By: Debra Gersh Hernandez
Senator’s proposal to require journalists to disclose their
outside sources of income likely to get Congressional hearings;
penalties for noncompliance would include loss of credentials
A PROPOSAL BY Sen. Robert C. Byrd (D-W.Va.) requiring journalists to disclose their sources of outside income in order to get Senate press credentials has taken another step forward.
Just before the Senate recessed for its August break, Byrd introduced a resolution that likely will lead to hearings on the issue when Congress returns.
Sen. Ted Stevens (R-Alaska), chairman of the Rules & Administration Committee, which has authority over the issue, has indicated he is willing to hold those hearings.
The latest action follows a sense-of-the-Senate resolution passed a few weeks ago (E&P, Aug. 12, P. 9).
The latest resolution states that no later than May 15 of each year, accredited members must file a report for the previous year. In that report, journalists must identify their primary employer, as well as the sources, and amounts from each source, of any outside income. The reports, filed with the Secretary of the Senate, would be open for public inspection.
Reportable outside sources of income would not include interest or dividends from stocks, bonds, savings accounts or other forms of passive investment, or income from inheritances or rental properties.
Penalty for noncompliance would be loss of accreditation “or other such penalties” as the gallery “deems appropriate.” The rule would apply to all the galleries ? newspapers, radio/television, periodicals, and photographers.
“I know that this is a controversial and somewhat delicate matter,” Byrd said in introducing the resolution. “I am aware of the concerns that the Fourth Estate has with requiring its members to reveal such information.
“Some members of the media will certainly object to any outside attempt to encourage even a limited code of ethical standards. I believe that those objections are misguided,” he said.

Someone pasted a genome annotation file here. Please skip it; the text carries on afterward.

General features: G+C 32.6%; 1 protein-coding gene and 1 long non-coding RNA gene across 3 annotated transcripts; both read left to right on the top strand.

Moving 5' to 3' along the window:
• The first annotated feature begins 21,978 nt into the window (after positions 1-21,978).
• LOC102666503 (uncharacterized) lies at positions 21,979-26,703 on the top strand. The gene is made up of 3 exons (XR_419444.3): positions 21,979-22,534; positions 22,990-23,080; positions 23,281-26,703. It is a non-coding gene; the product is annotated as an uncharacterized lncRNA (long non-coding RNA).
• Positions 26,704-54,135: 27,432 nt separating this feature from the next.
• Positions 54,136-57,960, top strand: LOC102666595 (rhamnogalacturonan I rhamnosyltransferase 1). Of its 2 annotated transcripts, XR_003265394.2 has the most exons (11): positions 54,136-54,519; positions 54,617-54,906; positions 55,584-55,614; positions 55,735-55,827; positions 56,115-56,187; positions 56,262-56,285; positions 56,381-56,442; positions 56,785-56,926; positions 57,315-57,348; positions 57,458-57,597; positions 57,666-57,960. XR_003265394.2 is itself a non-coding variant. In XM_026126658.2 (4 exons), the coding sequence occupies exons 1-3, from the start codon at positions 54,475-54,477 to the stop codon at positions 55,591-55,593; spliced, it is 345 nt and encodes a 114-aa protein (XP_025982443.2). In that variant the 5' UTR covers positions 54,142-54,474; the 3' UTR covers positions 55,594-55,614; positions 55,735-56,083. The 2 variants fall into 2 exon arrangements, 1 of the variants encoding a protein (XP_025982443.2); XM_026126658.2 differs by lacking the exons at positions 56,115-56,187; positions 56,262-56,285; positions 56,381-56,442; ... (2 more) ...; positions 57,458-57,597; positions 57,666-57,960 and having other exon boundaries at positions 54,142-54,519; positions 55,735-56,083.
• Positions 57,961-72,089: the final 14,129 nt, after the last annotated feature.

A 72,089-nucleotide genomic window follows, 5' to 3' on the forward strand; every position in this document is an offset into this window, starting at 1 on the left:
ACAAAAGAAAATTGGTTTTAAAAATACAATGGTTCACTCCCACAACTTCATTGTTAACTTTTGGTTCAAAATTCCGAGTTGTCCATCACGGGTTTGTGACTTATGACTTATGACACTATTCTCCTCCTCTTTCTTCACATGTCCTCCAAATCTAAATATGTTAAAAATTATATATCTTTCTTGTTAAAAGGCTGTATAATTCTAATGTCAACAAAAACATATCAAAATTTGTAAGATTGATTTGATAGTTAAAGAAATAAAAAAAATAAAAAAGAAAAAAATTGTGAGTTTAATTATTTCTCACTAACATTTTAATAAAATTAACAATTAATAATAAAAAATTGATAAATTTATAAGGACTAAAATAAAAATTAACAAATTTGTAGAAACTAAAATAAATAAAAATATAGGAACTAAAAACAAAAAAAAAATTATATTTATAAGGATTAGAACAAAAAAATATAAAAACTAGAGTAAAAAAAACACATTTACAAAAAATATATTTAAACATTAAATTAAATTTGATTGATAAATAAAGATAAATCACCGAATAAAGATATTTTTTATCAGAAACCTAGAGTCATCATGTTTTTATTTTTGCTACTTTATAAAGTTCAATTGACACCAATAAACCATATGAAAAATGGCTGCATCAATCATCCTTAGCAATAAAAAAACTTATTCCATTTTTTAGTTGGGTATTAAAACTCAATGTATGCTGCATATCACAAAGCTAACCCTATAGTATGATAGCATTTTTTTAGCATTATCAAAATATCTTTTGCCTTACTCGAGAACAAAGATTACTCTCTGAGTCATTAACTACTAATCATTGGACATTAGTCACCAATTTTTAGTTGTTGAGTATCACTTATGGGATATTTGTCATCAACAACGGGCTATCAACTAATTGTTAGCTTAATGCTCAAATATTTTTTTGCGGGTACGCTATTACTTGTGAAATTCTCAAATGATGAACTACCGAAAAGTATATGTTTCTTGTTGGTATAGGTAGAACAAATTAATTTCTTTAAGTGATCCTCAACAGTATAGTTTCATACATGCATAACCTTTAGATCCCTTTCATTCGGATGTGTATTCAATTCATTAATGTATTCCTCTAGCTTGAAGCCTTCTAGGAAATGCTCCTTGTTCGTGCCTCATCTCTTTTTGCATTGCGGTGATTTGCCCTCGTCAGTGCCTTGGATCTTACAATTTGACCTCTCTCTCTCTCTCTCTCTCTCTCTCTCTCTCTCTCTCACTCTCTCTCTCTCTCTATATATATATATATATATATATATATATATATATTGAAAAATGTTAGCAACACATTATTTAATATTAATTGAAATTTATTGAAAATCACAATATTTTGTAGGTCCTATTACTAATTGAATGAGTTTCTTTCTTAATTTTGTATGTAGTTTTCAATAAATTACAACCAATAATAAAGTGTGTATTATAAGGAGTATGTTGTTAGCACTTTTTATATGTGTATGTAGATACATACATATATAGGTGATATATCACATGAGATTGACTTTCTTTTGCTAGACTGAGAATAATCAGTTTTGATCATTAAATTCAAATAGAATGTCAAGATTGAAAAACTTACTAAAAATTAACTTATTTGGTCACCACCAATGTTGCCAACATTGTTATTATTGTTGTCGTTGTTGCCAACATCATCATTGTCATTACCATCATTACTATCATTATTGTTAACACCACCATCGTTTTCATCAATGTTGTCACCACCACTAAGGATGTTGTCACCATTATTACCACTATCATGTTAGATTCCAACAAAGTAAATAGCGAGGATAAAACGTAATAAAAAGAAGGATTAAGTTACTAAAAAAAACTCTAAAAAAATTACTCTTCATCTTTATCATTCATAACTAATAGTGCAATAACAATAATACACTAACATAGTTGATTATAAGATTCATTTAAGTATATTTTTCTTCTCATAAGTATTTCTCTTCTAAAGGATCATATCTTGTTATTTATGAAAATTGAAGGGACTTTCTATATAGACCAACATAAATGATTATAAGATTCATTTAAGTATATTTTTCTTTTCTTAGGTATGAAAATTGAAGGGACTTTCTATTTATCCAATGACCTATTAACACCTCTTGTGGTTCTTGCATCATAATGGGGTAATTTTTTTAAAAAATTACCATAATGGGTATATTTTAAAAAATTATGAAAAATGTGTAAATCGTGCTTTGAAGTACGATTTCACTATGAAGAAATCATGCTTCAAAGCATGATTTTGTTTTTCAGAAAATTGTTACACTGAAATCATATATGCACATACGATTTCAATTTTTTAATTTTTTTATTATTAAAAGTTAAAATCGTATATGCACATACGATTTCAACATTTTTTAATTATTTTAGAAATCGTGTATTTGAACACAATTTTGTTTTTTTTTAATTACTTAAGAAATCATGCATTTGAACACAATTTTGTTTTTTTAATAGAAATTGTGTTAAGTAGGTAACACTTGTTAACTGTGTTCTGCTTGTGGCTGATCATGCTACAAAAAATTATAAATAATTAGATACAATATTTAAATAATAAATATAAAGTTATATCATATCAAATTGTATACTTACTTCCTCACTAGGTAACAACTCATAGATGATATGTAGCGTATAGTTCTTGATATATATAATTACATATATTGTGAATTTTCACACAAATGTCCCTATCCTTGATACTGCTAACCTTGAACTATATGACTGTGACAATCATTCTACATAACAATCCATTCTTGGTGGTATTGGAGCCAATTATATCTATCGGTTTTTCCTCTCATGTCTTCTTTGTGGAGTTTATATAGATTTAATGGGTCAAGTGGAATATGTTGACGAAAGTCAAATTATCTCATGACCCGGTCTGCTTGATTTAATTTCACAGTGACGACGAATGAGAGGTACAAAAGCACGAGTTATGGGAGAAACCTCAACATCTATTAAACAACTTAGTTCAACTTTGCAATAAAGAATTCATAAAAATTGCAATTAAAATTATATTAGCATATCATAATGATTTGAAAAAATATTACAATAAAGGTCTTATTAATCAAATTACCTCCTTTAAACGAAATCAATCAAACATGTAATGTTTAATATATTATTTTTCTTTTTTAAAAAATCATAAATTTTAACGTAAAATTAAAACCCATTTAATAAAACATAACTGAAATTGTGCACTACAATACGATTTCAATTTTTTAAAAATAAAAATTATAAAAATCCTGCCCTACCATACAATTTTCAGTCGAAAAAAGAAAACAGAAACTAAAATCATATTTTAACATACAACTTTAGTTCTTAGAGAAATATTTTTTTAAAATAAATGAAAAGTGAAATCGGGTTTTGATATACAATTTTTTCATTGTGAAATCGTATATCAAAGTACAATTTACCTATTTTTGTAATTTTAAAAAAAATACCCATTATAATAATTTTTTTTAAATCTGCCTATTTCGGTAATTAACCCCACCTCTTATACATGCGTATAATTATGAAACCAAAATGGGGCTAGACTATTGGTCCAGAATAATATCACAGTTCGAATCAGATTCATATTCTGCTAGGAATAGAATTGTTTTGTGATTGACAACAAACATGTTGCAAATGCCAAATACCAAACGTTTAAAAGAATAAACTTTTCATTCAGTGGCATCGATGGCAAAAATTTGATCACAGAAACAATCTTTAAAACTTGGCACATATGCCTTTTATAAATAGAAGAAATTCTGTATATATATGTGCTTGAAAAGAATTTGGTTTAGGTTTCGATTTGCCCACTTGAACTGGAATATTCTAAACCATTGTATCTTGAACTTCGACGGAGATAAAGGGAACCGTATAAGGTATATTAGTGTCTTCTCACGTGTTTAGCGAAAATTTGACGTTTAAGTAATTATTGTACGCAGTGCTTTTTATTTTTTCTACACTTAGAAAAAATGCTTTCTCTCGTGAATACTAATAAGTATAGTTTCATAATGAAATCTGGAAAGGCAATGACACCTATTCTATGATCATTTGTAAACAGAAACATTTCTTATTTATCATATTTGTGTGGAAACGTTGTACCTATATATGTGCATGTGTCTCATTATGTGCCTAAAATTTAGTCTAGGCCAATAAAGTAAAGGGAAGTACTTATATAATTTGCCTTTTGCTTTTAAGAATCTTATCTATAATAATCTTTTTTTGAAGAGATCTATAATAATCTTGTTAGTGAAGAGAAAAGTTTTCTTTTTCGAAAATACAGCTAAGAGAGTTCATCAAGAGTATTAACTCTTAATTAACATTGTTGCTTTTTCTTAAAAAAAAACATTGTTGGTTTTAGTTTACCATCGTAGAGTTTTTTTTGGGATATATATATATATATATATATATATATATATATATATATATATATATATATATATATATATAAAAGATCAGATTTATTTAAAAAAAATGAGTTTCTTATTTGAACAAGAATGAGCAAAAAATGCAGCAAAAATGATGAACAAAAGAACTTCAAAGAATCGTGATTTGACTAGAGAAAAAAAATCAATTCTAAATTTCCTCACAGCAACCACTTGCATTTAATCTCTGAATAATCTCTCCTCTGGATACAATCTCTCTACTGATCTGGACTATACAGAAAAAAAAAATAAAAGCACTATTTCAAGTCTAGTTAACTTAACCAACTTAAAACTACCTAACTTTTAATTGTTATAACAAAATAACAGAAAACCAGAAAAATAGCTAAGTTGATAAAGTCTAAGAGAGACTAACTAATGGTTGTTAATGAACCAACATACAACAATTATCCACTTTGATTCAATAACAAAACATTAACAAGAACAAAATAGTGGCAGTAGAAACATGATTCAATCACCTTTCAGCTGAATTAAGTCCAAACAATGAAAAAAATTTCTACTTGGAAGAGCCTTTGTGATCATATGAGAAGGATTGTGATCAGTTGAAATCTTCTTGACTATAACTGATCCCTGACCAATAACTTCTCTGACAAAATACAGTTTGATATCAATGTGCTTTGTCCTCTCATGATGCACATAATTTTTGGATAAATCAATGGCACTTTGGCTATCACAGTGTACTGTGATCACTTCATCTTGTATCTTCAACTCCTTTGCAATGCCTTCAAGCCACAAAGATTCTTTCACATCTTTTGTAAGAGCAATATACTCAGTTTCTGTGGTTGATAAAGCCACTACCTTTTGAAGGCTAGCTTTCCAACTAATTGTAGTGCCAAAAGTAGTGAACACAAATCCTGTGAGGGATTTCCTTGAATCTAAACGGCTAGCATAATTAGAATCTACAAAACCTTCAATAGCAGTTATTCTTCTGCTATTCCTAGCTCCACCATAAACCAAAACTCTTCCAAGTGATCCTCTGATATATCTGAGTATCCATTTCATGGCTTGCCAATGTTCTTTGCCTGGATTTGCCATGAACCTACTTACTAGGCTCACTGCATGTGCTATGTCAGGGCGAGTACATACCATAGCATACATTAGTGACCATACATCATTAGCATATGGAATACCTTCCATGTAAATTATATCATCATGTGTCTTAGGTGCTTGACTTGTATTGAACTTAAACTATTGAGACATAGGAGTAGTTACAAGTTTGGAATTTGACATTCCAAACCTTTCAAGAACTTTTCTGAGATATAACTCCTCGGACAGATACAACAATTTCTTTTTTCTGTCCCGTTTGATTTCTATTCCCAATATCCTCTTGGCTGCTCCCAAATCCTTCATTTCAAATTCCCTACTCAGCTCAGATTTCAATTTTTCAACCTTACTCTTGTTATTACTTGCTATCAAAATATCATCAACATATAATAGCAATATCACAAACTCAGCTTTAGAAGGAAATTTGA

“This resolution is not intended to be a punitive or vindictive exercise designed to punish, inconvenience or embarrass reporters,” Byrd continued.
“When poll after poll records alarming losses of public faith in our traditional institutions, I simply believe that responsible efforts must be made to address that erosion of public trust,” he said.
The senator also cited the press’ “awesome responsibility in our form of government ? one that far outweighs any slight inconvenience like filing a list of one’s speaking fees.
“Regrettably, the activities of some members of the press have called into question the ability of the media to be consistently fair and unbiased . . . . It is these perceptions that have to be addressed,” he said.
Byrd noted that his “hope all along has been that journalists would recognize the need to address this problem themselves. As of now, I see little evidence that this will happen.”
Among those opposed to the measure is the Reporters Committee for Freedom of the Press, which called the measure “particularly galling” in a commentary for the summer issue of News Media & the Law.
The RCFP commentary pointed out that “regardless of whether Sen. Byrd’s proposal stems from envy, irritation or a touching desire to help the news media realize what he called their ‘full responsibility’ to their readers and viewers, it is wrong-headed, inappropriate and unconstitutional.”
RCFP executive director Jane E. Kirtley told E&P the proposal “reads like something that would be produced by a country that has no First Amendment and no tradition of an independent press.
“This kind of sanctimonious moralizing to justify censorship is classic coming from the countries whose [press] conditions we deplore,” she added. “It is unconscionable for someone of Sen. Byrd’s standing to pretend this proposal does not pose a significant threat to press freedom in the United States.”
Kirtley and Radio-Television News Directors Association president David Bartlett co-signed a letter to Rules and Administration Committee Chairman Stevens opposing the resolution and urging no further action. Copies of the letter also were sent to committee members.
“Highly publicized reports of some journalists receiving speaking fees from groups that arguably could be the subjects of later reporting prove that government action is not necessary to call journalists’ behavior into public question,” the letter said. “Journalistic ethics always have been hotly debated in our society, and the debate and the outcome need no official guidance from the Congress.”
?(This kind of sanctimonious moralizing to justify censorship is classic coming from the countries whose [press] conditions we deplore. It is unconscionable for someone of Sen. Byrd’s standing to pretend this proposal does notpose a significant threat to press freedom in the United States.” [Caption]
?(-Jane Kirtley, executive director, Reporters Committee for Freedom of the Press) [Photo & Caption]